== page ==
Everyone carrying a gun should read this book. It will help prevent you from using it.

However, carrying a pistol entails a responsibility to be safe, fast and accurate with it, so that I do not add to the danger for everyone else. This means I have to spend time training in handling it, drawing, aiming at small targets, shooting under stress. Safe handling, and proper storage and transportation must be second nature, and I must never allow myself any shortcuts on them. I have seen two very experience shooters shoot themselves in the leg because they took shortcuts. All the nuts and bolts of concealed carry are way beyond the scope of this blog, but they absolutely are incumbent upon anyone who makes the decision to own a gun, much less carry one. The government cannot legislate this, or enforce it if they did legislate it. That is my personal moral responsibility, and I pass it to no one.

Carrying a gun also has a tendency to psychologically limit the person carrying it. I call this the “Hammer problem.” If you only have a hammer in your hand, every problem starts to look like a nail. Under stress, perfectly ordinary people can make surprisingly stupid decisions if they get tunneled in on the idea, “If anything happens I’ll just shoot him.” This leads to people getting shot who don’t need to get shot. If you have not practiced thinking clearly under stress, defusing situations and de-escalating potential violence, you should not be carrying a gun.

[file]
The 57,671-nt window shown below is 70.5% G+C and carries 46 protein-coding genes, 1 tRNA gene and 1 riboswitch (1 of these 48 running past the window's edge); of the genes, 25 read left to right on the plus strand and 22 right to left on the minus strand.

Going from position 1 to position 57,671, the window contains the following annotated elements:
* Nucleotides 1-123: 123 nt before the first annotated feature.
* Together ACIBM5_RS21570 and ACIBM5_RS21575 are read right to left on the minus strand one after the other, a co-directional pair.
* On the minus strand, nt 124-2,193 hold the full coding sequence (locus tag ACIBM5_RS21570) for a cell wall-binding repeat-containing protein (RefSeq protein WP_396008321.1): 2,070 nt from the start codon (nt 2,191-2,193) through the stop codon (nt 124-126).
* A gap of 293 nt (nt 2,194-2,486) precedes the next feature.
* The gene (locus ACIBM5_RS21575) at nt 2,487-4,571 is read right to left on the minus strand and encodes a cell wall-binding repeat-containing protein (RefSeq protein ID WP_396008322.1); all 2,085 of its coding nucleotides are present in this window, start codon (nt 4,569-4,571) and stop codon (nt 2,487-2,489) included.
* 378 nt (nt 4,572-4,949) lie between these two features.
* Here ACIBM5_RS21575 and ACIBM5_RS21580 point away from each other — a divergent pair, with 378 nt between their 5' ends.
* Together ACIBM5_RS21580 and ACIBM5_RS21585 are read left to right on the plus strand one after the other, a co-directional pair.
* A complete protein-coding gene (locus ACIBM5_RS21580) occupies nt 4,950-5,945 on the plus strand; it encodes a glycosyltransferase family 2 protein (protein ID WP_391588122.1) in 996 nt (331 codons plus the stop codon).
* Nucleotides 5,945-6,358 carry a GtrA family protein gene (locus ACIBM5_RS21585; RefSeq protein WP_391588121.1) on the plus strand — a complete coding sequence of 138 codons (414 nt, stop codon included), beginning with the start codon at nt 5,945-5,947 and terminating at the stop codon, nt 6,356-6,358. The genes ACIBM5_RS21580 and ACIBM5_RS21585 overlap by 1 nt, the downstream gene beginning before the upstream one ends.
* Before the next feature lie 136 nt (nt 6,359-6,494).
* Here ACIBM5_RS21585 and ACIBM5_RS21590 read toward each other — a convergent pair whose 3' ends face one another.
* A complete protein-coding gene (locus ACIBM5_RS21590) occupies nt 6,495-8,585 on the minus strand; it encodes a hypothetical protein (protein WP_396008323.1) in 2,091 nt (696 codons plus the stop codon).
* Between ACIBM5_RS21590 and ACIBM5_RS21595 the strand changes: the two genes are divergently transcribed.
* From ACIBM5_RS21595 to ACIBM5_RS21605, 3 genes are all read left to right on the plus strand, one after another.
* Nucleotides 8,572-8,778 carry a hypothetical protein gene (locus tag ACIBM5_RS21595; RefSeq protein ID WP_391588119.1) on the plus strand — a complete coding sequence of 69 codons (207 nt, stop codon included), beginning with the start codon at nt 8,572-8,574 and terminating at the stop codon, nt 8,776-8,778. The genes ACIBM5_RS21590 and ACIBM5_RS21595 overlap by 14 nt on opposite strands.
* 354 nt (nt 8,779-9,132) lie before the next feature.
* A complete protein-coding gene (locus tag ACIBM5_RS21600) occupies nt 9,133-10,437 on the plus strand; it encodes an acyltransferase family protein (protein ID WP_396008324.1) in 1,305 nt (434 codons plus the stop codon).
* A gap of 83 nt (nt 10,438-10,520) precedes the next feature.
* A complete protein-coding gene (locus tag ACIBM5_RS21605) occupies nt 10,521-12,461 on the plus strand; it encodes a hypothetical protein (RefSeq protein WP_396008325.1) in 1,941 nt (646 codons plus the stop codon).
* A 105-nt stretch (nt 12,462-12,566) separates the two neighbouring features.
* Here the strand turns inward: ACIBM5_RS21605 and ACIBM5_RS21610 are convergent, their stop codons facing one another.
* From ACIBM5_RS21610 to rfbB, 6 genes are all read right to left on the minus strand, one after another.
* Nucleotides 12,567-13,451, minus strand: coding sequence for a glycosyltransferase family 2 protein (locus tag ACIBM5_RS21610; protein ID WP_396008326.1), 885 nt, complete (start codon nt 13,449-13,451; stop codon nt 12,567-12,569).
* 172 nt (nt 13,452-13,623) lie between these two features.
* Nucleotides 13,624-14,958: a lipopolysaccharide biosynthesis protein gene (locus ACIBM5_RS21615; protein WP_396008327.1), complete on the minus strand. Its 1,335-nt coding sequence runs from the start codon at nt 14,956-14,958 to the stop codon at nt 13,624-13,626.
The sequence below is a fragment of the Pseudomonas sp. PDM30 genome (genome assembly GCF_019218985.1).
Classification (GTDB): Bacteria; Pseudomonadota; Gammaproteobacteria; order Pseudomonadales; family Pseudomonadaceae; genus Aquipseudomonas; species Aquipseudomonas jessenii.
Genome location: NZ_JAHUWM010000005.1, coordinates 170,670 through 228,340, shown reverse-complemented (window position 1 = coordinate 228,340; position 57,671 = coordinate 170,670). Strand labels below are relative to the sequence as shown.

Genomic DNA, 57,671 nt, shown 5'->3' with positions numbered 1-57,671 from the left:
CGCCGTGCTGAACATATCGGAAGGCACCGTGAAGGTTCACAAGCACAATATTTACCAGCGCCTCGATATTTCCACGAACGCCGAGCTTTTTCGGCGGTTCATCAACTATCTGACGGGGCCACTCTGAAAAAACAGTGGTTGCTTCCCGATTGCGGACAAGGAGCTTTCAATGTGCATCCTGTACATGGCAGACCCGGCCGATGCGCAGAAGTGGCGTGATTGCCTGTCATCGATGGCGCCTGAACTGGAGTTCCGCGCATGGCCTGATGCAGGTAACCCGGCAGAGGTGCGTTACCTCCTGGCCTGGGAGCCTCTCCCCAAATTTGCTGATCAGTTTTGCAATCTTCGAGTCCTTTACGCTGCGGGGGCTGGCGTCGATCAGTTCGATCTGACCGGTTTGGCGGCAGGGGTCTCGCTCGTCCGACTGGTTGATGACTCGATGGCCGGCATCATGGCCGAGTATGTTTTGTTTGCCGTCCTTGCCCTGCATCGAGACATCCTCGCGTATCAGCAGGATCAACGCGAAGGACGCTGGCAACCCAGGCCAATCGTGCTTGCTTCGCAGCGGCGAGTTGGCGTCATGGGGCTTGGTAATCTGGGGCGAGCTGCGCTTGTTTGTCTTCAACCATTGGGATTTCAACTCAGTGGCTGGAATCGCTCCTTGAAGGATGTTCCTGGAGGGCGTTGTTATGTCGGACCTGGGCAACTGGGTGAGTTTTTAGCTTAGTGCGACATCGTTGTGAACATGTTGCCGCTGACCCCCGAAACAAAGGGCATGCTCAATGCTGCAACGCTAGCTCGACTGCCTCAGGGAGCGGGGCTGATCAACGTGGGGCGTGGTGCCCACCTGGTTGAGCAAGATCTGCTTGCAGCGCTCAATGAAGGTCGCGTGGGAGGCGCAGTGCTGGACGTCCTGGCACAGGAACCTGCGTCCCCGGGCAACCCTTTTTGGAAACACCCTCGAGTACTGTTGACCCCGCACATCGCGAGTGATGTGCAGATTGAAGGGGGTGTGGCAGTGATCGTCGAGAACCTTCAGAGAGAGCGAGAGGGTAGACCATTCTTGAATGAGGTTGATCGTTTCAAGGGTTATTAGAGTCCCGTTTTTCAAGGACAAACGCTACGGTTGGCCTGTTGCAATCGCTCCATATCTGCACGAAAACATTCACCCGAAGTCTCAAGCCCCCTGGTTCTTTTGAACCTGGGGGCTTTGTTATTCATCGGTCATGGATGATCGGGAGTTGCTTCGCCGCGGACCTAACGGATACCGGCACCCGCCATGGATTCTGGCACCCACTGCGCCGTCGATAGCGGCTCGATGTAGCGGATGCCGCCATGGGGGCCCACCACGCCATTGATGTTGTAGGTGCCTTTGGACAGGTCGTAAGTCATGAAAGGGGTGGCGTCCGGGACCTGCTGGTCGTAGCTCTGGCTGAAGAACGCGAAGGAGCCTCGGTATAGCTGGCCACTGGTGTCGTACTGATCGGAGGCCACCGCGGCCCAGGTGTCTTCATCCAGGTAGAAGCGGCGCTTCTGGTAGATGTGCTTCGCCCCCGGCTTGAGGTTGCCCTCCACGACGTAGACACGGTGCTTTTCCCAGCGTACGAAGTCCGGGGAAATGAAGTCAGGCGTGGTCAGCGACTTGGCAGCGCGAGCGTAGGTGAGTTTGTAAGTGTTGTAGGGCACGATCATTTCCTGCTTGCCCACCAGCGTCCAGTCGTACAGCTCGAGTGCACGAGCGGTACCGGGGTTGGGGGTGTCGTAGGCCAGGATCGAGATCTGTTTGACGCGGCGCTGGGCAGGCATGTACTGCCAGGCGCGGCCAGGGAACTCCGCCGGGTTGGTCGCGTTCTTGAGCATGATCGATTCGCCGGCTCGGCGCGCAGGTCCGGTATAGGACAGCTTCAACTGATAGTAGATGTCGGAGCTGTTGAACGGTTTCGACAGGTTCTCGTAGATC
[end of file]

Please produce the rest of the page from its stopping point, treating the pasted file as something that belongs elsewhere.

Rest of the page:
This book will give you a great overview of many of the things you need to consider before you think about arming yourself with a lethal weapon.
This book will give you a great overview of many of the things you need to consider before you think about arming yourself with a lethal weapon.

Carrying a gun has legal ramifications. If you choose to draw and fire a weapon in any situation, you will answer to the police and the legal system for it. Even if it was the most justified use of force since David and Goliath, you will have to explain yourself, and odds are good that you will be dragged across the coals by the DA’s office. You need to be ready for that, know a good lawyer or know how to find one, or at the least, know how to prep a lawyer to defend you. You need to know what does and does not constitute self-defense, and how to stay within that legal definition. You need to know how to make sure that everyone around you sees you doing just that, so that when they are called as witnesses (and they will be) their testimony will match yours.

Finally, do not fall for the temptation to dwell on the possibility of violent crime. Your odds of being in a mass shooting incident are very low, about on the level of your odds of getting struck by lightning. Dwelling on them and spending all your time planning and prepping for disaster is a short route to paranoia and making yourself and everyone around you miserable. My technique for that is, every time I do a scan for threats, I also do a scan for beautiful, funny or interesting things. This keeps me from getting fixated on violence, and keeps my expectations realistic, since I hardly ever find a real threat, and always find something beautiful, funny or interesting.

Mass shootings catch our attention because they are visible and frightening and highly reported by the media, but they are not the real problem. The real problem is much worse, and much more common.

That is Monday’s topic, and the last post in this series.